Maths and Irish were on the menu for Leaving Certificate students at the start of week two yesterday.
The majority doing maths took ordinary level, and Robert Chaney, of the Association of Secondary Teachers Ireland, said Paper 2, which they faced in the morning, should not have been too challenging.
“Questions were well worded, and had nicely graduated steps,” he said.
He was also pleased with the accompanying diagrams or other visuals provided to aid students.
Another positive aspect was the choice given to students on which mathematical methods they used, rather than the prescriptive questions on some past exams. For example, they could use either a graphic, numerical, or algebraic method to find where too lines crossed in part of one question.
A question about metered water usage and billing was a relevant way to test various skills, Mr Chaney said.
He thought the higher-level exam probably challenged students more than their first paper on Friday afternoon had.
While he considered it fair, some questions were less straightforward and tested lesser-used skills, such as one seeking the co-ordinates of a triangle’s orthocentre. Similarly, students who had not practised skills might not have known how to do part of a question about trigonometric identities.
However, a student who knew the rules and procedures would not have been too challenged by a probability question. Mr Chaney also considered a geometry question about a pyramid very straightforward, but felt some students might have found the final part of a question about changing income levels difficult.
In the afternoon, the first of this year’s Leaving Certificate Irish papers were sat.
Ruth Morrissey, the Teachers’ Union of Ireland subject spokeswoman, said the choice of essay titles at higher and ordinary levels gave students a chance to write about topics they had prepared for ahead of their oral exams.
Among the subjects from which higher-level candidates could pick to compose an essay or news article were the 1916 commemorations, Irish people and emigration, youth culture, and rural life in Ireland.
“They had good scope to deal with a number of subjects they would have covered in class and ahead of their orals,” said Ms Morrissey.
Another alternative was to write a speech on the topic of elderly people’s lives, or a radio item for a newly-elected TD about their plans for the new Dáil term.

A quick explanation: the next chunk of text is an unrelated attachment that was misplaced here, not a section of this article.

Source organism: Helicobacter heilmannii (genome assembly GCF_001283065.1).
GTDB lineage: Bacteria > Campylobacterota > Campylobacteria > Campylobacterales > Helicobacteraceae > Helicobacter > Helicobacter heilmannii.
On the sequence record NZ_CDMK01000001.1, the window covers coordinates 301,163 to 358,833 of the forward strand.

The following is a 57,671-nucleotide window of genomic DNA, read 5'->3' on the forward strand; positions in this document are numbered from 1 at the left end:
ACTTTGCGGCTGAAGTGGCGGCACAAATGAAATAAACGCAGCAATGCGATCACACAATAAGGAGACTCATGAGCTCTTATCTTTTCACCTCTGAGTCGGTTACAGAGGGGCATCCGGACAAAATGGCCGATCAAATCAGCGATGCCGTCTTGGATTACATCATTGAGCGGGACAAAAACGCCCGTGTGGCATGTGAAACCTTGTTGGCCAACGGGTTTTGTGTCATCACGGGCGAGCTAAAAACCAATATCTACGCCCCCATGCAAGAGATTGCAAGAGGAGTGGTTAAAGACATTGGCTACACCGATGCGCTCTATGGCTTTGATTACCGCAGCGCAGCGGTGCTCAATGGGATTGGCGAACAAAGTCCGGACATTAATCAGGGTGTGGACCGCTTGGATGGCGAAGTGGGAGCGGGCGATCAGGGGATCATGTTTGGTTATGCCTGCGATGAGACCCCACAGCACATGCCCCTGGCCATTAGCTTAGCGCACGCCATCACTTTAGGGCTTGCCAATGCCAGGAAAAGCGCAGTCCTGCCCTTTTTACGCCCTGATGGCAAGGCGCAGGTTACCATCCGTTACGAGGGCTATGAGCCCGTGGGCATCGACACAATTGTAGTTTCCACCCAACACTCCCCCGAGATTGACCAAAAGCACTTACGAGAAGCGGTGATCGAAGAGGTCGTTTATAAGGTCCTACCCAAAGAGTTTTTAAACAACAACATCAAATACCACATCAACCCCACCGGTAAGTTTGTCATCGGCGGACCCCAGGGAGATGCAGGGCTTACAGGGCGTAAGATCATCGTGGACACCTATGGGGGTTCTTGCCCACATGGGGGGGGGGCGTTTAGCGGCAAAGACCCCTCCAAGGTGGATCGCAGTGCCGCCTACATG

Asti’s Robbie Cronin said the choice of essays were wide ranging and fair. For the aural test, he felt the questions were as expected for students at this level, although some may have had difficulty with the word ‘aiféala, meaning regret.
Ms Morrissey said the aural test had the usual tricky dialects that may be difficult for some students but no more than in other years. She felt the questions for all levels were fair, being similar to those that come up again and again.
She was equally pleased about composition choices at ordinary level. They could write about last summer or a favourite pastime, a letter or email about a school trip or sporting event, or a conversation on the differences between city and country life.
Mr Cronin thought the questions on the aural test were quite difficult and he spoke to students who found the test very difficult.
However, he said the written composition section was not so difficult. He felt there was plenty of choice among the essay titles.
For students at foundation level, who are examined in just one paper instead of the two taken at higher and ordinary level, Mr Cronin thought the standard was very tough.
He said some questions and comprehension pieces were a bit more difficult than you would see at ordinary level. A question in the listening test asked who fainted due to the heat, one which he felt some higher-level students might have had difficulty understanding.
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